Thursday, March 27, 2014

Kerri Richardson named NAGC Communicator of the Year

The National Association of Government Communicators selected Kerri Richardson, Director of Communications at the Kentucky Governor’s Office, as the NAGC 2014 Communicator of the Year.

Richardson was selected for the award by a panel of NAGC judges for her ability to communicate Kentucky’s decision to expand Medicaid and launch their own, state-based Affordable Care Act Health Benefits Exchange – both highly complex and often contentious programs.  The panel was impressed by Richardson’s ability to communicate the Kentucky experience across a broad spectrum of audiences – from local to national, including major media. 

“NAGC is proud to honor the Kentucky Governor Steve Beshear’s Office Director of Communications Kerri Richardson,” said NAGC President Glen Thomas.  “She is a communicator who combined subject matter expertise with the right communication tools to gain statewide support for Kentucky’s Affordable Care Act implementation, and elevate Kentucky’s approach as a national model for states to use in implementing the Affordable Care Act.”

The NAGC Communicator of the Year Award is given annually to a government communicator who has helped instill public trust by effectively presenting accurate, timely and meaningful information, sometimes under exceptional circumstances.


Richardson will receive her award during the NAGC’s 2014 Awards Banquet, scheduled for June 12, at the National Press Club, Washington DC.  The Banquet coincides with the 2014 NAGC Communications School, scheduled for June 12-13, at the FHI 360 Conference Center, Washington DC.

Thursday, February 27, 2014

Last chance to participate in the NAGC Trends and Salary Survey!

How do your job responsibilities, pay and benefits compare with colleagues across the country? 

NAGC’s Trends and Salary Survey will help you answer these questions and seeks to provide an overview of government communications professions in 2014. 

Your participation in this online survey will provide critical data that will allow you to gauge and benchmark your professional and career status with your colleagues across the nation. 

We estimate it will take about 15 minutes to complete the survey. Please set aside 15 minutes at your earliest convenience and weigh in on the challenging issues facing federal, state and local government communicators today. 

The survey deadline has been extended to March 7, 2014.  Know a government communicator?  Pass the survey link on to them!

Click here to take the survey or go to 

Tuesday, February 18, 2014

2014 Communications School Call for Speakers

NAGC announces its “Call for Speakers” for the 2014 Communications School, Government Communicators: Harnessing the Power to Inform and Engage Citizens, in Washington, DC June 12-13, 2014 (pre-conference session on June 11).  We are looking for half-day pre-conference training workshops, plenary speakers and 60-minute breakout session presentations.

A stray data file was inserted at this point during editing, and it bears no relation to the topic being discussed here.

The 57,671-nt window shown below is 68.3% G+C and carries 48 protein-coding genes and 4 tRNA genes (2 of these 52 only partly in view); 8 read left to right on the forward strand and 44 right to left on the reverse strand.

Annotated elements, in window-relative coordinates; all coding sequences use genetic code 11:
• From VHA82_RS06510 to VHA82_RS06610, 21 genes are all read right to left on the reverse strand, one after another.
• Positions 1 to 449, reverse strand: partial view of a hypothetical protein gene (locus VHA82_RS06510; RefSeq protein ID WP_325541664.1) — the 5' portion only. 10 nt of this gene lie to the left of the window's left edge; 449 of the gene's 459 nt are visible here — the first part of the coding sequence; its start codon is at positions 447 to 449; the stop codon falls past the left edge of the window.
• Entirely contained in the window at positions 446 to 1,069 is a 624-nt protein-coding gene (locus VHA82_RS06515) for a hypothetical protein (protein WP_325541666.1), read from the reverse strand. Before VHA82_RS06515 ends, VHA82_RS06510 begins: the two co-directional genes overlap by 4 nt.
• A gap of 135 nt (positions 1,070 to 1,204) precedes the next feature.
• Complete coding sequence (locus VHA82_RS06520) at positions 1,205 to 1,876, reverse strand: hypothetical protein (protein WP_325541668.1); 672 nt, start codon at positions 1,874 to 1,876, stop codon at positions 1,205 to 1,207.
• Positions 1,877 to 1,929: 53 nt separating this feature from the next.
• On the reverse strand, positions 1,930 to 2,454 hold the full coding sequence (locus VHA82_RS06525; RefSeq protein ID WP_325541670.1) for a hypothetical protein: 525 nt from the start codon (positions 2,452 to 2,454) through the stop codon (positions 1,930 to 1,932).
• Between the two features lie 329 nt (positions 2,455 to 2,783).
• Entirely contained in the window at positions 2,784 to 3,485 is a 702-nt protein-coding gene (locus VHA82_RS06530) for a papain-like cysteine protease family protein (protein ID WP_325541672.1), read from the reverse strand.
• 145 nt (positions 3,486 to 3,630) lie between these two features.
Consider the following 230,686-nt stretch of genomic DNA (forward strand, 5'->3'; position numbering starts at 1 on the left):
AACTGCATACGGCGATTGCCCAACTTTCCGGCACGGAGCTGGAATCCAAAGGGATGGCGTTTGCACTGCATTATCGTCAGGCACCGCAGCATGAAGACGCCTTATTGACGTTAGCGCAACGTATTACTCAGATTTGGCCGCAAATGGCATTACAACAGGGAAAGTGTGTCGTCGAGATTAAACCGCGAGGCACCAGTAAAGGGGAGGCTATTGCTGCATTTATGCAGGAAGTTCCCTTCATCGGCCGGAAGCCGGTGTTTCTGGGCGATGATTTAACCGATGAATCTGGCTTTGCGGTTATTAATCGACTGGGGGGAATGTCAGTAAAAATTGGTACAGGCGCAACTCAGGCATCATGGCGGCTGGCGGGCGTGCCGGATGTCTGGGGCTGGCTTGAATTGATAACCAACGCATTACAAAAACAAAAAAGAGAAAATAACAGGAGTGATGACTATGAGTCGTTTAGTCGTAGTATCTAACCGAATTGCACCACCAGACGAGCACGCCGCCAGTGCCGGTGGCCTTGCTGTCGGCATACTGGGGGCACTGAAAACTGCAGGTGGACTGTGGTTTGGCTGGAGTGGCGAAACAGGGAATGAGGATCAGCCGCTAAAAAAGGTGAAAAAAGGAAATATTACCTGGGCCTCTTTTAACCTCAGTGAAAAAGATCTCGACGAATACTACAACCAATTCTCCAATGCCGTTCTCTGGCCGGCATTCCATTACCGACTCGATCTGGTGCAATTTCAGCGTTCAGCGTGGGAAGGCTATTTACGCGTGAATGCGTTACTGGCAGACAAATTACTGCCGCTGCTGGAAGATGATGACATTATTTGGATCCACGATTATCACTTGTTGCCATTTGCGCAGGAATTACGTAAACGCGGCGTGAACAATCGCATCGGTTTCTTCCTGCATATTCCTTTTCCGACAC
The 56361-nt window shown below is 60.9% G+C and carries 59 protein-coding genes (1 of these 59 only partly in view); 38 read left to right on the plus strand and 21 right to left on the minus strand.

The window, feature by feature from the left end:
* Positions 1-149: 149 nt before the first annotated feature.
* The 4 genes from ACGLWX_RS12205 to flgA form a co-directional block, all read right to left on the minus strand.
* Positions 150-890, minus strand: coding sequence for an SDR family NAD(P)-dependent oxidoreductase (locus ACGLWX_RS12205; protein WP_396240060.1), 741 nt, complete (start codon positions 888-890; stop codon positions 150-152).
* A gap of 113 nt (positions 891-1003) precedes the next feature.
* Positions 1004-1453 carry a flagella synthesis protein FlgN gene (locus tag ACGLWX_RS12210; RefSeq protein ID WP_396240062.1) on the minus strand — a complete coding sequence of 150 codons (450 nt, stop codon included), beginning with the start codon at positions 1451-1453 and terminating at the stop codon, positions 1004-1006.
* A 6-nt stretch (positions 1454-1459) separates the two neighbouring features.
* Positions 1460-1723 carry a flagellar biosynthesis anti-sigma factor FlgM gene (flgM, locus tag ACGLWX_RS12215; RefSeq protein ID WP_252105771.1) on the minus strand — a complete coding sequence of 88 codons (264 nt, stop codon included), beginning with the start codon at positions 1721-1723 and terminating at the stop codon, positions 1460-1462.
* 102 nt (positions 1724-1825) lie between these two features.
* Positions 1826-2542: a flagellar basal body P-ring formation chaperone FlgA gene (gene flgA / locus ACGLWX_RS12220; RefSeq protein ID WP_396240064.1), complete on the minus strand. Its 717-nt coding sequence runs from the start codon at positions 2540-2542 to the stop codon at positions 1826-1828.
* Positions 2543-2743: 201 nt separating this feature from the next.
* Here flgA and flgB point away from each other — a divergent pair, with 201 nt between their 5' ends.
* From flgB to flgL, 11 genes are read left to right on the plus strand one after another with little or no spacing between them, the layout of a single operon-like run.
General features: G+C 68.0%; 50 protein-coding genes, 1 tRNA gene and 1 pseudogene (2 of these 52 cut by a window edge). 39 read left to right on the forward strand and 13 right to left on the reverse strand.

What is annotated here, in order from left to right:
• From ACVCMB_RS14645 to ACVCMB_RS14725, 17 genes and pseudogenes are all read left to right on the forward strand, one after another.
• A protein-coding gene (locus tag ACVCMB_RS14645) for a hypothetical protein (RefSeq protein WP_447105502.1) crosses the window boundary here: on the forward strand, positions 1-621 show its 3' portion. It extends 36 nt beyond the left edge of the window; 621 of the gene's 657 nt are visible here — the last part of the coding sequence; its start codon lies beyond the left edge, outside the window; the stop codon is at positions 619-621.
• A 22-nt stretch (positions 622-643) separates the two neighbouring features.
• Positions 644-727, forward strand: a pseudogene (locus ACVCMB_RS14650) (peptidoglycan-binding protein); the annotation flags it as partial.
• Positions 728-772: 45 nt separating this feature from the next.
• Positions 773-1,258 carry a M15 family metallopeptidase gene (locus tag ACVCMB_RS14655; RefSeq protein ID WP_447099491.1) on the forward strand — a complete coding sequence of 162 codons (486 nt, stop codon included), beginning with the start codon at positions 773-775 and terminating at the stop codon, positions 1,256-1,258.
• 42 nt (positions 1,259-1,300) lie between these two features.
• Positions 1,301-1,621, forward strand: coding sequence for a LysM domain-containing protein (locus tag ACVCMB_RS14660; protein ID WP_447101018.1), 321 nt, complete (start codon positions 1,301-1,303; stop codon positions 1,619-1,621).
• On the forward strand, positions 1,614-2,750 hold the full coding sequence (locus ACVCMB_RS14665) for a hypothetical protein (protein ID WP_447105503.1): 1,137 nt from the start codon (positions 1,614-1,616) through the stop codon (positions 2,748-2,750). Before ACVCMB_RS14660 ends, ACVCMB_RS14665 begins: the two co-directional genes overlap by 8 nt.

Topic areas of interest:


National Association of Government Communicators 2014 Communications School logo*    Internal Communications within Agencies
*    The Move toward E-Government
*    Measuring ROI in Social Media Communications
*    Engaging the Public for Volunteer Service
*    Establishing a Social Media Toolkit
*    Managing Up to Engage Leadership
*    Plain Language
*    Strategic Communications
*    Communicating on Sensitive Topics
*    Contingency Plans & Preparing for Disaster
*    Emerging Technologies
*    508 Compliance
*    In-House Photography & Video Production
*    Advances in Social Media
*    And more...




If you have any questions feel free to contact us at info@nagconline.org.

Know a great speaker? If you have heard a great speaker on one or more of these topic areas of interest let us know at info@nagconline.org.  Please try and provide as much contact information as possible with your speaker recommendation.


Monday, February 17, 2014

Communicating Europe through the inter-agency approach:


How to navigate the swamps and paradoxes


 


a special guest post by Vincenzo Le Voci, Secretary-General of the European Union's Club of Venice


Europe’s great project was founded in the aftermath of two global conflicts to achieve one great ambition: a better Europe, enshrined with democratic rights and values to be enjoyed by every one of its citizens. To the surprise of nobody, it has proven to be a long process. It has required clear views, much good will and common sense, clever and experienced diplomacy, and the collective effort of very able and forward-looking statesmen.
 
Nor has it been easy. It has taken nearly three generations to grow from a group of six countries, struggling to shrug off the aftermath of horrible war, to a family of 28 Member States committed to consolidate friendship and cooperation. Each has its own peculiarities, culture, history and national pride. And each of them has a strong, individual role in delivering this extraordinary partnership which transcends old resentments, jealousies, and misunderstandings.
 
Europe’s great achievement is rightly described as “unity in diversity.”
 
Nevertheless, on the eve of a crucial moment - the European Parliamentary elections in May 2014 - Europe is enmeshed in a framework of paradoxes:
  • Europe hesitates to instil democratic values when consolidating solidarity and cohesion within its borders; it promotes them loudly outside EU borders; whilst looking on as people protest and die for those same European values in countries like Ukraine